As construction of the first phase of Fort Wayne's downtown riverfront project begins, officials hope the end result will spur further tourism and commerce.
Heading up efforts is Megan Butler, program and events manager for Riverfront Fort Wayne. Her experience at Visit Fort Wayne, Butler said, has helped her understand tourism, specifically the nuances surrounding tourism in Fort Wayne. To promote Fort Wayne's riverfront, Butler said Riverfront Fort Wayne is reaching out to travel writers.
“We're doing outreach to those writers so they can start spreading our messages to their audiences around the country,” Butler said.
Riverfront Fort Wayne is also working with Visit Fort Wayne to increase the riverfront's prominence in the published visitors guide, Butler said. The organization is working with local marketing firm One Lucky Guitar to design a brochure featuring information about how residents and visitors can interact with Fort Wayne's rivers.
But promoting Fort Wayne's rivers as a place to visit extends beyond marketing. Coming up with attractive activities is key, Butler said. To raise awareness of the city's history with its rivers, Butler said Riverfront Fort Wayne will give 57 historic boat tours throughout the summer. Each will have a different theme focusing on various aspects of river history, Butler said.
There are also Dragon Boat Races scheduled for June 24 at Headwaters Park, Butler said. The Fort Wayne Parks and Recreation Department recently bought its own dragon boat, which will be available to teams for practice and for those who want to learn more about dragon boat racing.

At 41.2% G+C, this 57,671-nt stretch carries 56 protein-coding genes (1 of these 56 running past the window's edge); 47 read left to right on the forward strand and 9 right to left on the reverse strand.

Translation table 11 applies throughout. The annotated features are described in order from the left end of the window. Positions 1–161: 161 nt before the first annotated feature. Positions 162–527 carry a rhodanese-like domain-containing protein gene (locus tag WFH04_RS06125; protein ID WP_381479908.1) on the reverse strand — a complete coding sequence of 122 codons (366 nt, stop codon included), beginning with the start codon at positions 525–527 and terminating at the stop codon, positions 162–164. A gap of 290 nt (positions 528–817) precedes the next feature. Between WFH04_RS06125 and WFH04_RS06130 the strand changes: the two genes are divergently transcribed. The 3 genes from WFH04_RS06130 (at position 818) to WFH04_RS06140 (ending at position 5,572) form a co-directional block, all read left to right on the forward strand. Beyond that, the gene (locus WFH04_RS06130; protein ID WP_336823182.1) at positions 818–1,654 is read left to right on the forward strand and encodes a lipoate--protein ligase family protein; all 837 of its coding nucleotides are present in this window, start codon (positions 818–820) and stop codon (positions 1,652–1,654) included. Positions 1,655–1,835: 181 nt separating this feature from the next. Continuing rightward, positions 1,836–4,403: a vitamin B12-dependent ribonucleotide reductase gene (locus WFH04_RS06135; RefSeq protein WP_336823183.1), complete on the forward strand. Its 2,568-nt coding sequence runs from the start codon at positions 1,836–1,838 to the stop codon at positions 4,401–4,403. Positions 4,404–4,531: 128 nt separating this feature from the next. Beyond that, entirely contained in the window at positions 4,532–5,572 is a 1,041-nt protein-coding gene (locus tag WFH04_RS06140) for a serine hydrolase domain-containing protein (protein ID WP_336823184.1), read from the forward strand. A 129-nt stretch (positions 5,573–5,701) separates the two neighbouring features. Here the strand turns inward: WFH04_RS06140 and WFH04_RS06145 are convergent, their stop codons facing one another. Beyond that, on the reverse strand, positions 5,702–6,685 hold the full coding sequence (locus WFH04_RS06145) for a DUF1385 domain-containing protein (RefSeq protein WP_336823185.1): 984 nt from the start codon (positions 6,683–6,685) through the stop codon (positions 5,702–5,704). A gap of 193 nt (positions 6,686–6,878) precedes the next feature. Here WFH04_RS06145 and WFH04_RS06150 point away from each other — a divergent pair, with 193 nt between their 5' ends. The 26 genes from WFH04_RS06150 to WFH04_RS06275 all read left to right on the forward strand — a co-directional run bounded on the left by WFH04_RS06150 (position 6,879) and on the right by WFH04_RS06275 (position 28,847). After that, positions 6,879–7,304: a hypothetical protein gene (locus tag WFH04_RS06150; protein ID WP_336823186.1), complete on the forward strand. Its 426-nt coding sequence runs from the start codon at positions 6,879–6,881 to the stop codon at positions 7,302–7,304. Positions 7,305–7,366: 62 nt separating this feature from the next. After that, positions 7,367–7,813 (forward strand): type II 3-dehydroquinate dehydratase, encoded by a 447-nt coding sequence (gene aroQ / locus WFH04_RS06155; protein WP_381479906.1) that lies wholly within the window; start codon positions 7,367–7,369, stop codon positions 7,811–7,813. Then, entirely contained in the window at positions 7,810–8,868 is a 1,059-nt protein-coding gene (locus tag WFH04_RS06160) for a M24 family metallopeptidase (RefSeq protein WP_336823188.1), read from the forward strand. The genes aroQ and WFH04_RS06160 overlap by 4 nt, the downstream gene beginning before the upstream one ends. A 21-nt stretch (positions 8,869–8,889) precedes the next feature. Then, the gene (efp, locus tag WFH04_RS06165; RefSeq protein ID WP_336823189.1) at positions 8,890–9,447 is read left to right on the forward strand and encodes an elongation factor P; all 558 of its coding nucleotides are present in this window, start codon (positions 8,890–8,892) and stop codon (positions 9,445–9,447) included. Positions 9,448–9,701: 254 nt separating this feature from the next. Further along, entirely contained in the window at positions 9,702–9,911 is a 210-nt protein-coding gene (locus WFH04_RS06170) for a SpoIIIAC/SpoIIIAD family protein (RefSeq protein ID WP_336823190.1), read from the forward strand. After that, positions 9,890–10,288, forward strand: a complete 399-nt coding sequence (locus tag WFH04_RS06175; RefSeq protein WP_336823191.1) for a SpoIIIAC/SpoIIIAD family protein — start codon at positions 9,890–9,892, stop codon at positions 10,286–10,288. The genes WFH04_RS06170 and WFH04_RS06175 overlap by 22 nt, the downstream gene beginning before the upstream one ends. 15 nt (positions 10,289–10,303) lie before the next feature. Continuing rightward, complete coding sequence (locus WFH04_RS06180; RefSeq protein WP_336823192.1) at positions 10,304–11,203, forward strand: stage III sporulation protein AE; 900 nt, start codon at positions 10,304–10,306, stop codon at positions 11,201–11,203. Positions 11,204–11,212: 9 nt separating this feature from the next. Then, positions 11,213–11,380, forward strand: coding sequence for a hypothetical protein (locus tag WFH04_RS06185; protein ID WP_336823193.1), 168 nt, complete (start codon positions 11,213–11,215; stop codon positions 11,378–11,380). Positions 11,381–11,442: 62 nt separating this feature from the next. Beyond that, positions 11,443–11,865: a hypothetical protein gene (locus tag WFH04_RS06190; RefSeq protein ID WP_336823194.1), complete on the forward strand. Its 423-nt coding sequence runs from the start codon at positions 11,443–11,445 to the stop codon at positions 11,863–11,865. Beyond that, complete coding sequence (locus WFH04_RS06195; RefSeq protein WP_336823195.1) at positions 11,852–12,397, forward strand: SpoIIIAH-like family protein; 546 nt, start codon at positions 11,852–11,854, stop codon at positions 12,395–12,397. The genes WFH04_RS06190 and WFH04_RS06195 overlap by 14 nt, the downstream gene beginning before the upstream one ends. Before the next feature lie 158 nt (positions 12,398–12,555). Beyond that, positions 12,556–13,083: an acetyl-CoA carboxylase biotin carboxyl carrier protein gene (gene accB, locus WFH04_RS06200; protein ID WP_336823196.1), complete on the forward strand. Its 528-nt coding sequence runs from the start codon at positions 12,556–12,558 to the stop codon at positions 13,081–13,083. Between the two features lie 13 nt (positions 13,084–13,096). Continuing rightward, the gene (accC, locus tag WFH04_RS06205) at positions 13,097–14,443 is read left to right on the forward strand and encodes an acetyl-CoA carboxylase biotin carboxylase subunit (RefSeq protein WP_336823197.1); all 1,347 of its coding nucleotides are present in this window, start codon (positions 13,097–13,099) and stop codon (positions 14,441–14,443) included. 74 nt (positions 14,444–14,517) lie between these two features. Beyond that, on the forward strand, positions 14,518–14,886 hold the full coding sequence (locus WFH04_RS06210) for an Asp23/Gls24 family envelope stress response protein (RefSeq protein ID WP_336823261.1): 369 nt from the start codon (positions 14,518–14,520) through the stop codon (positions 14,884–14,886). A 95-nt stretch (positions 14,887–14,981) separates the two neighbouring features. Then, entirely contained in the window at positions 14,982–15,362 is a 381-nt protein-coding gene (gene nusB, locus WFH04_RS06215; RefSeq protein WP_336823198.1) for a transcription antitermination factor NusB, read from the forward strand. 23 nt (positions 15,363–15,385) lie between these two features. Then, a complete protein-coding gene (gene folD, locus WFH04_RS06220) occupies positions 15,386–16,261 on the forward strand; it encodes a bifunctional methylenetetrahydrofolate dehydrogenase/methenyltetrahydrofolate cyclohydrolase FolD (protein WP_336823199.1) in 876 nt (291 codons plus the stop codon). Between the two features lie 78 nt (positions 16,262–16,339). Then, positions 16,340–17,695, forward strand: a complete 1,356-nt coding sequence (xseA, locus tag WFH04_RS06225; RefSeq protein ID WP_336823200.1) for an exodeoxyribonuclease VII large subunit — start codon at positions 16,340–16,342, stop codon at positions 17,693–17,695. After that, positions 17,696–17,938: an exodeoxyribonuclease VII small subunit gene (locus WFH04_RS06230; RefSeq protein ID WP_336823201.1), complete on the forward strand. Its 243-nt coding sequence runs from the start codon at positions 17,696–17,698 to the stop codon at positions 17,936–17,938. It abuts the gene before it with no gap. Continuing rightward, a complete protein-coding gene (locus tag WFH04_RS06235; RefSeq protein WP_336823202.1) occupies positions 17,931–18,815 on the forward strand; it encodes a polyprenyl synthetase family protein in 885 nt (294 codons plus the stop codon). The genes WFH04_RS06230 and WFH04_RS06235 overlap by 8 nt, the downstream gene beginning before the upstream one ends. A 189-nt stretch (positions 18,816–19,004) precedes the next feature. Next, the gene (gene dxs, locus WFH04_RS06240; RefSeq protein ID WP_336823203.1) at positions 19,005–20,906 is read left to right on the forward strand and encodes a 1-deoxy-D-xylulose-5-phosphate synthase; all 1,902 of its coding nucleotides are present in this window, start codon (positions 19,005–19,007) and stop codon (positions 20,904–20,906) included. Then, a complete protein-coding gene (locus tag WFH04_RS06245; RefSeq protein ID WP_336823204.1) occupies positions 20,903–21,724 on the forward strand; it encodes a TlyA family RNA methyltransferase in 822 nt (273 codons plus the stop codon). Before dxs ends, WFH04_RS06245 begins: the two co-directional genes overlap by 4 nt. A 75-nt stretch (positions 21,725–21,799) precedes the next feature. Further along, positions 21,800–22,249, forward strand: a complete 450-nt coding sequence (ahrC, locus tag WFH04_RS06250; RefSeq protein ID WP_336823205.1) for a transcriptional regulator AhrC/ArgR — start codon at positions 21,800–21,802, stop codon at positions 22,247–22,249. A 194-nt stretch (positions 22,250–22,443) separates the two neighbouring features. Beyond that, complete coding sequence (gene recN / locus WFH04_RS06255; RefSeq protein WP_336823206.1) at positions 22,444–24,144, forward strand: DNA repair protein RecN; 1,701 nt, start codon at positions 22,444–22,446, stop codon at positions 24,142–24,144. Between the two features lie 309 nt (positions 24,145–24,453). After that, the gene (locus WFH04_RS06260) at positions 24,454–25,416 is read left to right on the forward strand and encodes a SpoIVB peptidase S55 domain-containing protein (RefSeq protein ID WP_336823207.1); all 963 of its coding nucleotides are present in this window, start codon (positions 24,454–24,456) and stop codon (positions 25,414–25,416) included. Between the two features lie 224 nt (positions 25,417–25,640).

Butler says that riverfront programming will be fairly sparse for the next year-and-a-half compared with what is planned after the park is complete.
“Once we have a park, it's going to be gangbusters,” Butler said. “There's going to be stuff happening there all year-round.”
There are a few large-scale events in the works, Butler said, including “one really big kickoff event that will hopefully blow your socks off.” But those are in the early planning stages.
Planning riverfront events without the infrastructure of a park is a challenge, Butler said. However, she added that she's used to doing large blowout events, so she welcomes the challenge.
“It's going to be great, because that park is going to connect so cleanly to Headwaters Park and The Landing,” Butler said. “In terms of physical space, there are enormous possibilities for what we're going to be able to do in the next couple of years.”
The goal, Butler added, is to plan events and programs that have never been done and change the perception residents and visitors have of Fort Wayne.
“I want people to think of themselves as Fort Wayne citizens and of Fort Wayne as a community that is always moving,” Butler said.
As the project's second and third phases, Butler said she'll look for ways to make the riverfront appealing for diverse audiences, including potential private developers.
“To me, diversity is not just something you say, but something you do,” Butler said. “I want to have the riverfront be the playground for all of Fort Wayne, so when developers look at the riverfront, they say, 'That's where I want to be. I want to be in the middle of the action, because that's where not only the people are, but where the energy is.' ”